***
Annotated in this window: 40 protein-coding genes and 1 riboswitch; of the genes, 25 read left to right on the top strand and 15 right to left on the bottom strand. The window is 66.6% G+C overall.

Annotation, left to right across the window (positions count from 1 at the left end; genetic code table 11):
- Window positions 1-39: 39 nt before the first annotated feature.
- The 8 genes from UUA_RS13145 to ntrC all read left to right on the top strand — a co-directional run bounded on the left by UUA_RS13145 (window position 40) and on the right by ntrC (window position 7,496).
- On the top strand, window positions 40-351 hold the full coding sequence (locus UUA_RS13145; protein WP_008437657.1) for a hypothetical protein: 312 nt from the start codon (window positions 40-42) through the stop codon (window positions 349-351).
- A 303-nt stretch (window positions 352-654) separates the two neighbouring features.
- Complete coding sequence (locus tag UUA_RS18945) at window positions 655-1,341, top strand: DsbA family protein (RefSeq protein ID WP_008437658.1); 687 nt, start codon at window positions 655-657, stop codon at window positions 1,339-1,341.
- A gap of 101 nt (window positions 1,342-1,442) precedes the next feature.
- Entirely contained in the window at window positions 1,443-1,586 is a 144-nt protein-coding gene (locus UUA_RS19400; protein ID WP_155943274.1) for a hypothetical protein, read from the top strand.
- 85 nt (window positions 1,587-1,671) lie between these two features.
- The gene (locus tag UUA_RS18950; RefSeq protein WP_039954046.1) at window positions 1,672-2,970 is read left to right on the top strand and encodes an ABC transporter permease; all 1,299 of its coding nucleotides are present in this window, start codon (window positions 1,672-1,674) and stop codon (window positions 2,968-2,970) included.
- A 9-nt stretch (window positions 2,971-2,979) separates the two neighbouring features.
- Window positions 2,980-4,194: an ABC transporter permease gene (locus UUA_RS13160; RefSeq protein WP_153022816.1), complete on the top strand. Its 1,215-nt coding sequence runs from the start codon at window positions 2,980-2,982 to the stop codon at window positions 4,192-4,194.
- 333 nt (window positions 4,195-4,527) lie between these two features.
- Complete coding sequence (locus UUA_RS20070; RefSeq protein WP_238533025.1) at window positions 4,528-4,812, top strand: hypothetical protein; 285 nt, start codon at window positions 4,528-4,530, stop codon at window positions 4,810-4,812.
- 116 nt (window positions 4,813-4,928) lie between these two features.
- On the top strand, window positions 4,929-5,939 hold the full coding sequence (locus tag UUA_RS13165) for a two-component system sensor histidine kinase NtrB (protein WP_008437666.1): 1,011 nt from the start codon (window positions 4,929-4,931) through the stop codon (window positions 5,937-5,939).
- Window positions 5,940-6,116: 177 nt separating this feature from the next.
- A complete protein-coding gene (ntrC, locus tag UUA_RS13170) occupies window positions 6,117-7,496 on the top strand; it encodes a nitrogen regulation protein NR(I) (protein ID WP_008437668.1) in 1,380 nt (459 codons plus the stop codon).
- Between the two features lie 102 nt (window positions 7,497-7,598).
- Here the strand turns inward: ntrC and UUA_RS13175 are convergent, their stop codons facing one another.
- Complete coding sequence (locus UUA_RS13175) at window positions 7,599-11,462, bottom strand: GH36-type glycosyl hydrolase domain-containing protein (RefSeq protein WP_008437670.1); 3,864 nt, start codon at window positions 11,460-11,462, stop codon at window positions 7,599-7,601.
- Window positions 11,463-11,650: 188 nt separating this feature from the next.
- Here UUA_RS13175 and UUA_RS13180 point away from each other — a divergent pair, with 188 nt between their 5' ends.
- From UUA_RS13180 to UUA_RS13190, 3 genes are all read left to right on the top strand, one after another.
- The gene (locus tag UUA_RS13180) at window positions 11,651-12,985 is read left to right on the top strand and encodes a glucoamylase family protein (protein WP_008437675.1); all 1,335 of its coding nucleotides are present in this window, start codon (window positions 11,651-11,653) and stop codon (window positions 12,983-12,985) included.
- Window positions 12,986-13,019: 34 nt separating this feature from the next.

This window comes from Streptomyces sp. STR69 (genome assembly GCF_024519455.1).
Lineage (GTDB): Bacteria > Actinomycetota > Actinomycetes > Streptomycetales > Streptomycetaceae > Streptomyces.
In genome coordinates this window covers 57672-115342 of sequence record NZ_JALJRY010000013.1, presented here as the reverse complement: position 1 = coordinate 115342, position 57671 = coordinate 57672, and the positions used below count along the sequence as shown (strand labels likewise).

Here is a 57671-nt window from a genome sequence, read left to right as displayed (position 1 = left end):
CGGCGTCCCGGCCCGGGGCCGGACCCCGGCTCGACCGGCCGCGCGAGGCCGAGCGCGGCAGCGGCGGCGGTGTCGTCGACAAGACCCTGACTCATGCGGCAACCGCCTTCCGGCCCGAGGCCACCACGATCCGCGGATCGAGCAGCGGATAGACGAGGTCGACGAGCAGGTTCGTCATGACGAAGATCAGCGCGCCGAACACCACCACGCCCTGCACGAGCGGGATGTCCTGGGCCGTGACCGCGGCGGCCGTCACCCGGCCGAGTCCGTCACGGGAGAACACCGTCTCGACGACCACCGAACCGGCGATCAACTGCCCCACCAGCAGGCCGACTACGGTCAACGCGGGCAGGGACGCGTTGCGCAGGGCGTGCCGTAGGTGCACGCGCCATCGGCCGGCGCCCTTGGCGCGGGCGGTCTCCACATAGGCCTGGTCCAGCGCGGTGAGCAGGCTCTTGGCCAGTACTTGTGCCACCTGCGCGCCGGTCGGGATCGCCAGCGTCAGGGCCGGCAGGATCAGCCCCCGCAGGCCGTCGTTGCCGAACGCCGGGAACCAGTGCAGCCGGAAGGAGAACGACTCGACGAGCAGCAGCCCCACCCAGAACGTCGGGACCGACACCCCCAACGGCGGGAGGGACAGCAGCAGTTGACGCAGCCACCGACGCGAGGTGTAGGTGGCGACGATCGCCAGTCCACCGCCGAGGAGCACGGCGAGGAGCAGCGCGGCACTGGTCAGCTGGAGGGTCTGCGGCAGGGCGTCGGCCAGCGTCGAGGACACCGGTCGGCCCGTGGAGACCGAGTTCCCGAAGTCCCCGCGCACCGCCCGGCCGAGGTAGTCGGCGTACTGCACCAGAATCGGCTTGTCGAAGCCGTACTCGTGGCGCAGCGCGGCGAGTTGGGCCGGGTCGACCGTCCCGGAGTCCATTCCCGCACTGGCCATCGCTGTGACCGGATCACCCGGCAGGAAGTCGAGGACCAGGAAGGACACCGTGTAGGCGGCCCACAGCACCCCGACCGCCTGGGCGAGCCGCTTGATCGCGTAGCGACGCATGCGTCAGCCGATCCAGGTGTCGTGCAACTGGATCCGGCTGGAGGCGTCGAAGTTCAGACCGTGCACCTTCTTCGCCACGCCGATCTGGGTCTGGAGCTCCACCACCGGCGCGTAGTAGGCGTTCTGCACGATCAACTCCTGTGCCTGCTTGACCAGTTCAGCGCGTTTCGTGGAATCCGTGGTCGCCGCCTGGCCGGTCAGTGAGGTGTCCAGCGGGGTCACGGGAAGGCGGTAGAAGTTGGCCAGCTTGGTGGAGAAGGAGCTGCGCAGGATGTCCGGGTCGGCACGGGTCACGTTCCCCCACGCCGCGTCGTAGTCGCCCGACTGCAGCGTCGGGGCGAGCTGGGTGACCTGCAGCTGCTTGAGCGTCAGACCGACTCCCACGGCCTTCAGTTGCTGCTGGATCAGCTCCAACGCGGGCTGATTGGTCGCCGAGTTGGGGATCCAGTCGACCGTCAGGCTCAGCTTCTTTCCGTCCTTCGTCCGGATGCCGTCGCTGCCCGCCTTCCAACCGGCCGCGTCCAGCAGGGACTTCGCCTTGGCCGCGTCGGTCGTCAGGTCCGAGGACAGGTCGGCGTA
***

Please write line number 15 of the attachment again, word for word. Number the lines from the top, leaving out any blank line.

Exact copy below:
- Complete coding sequence (locus UUA_RS20070; RefSeq protein WP_238533025.1) at window positions 4,528-4,812, top strand: hypothetical protein; 285 nt, start codon at window positions 4,528-4,530, stop codon at window positions 4,810-4,812.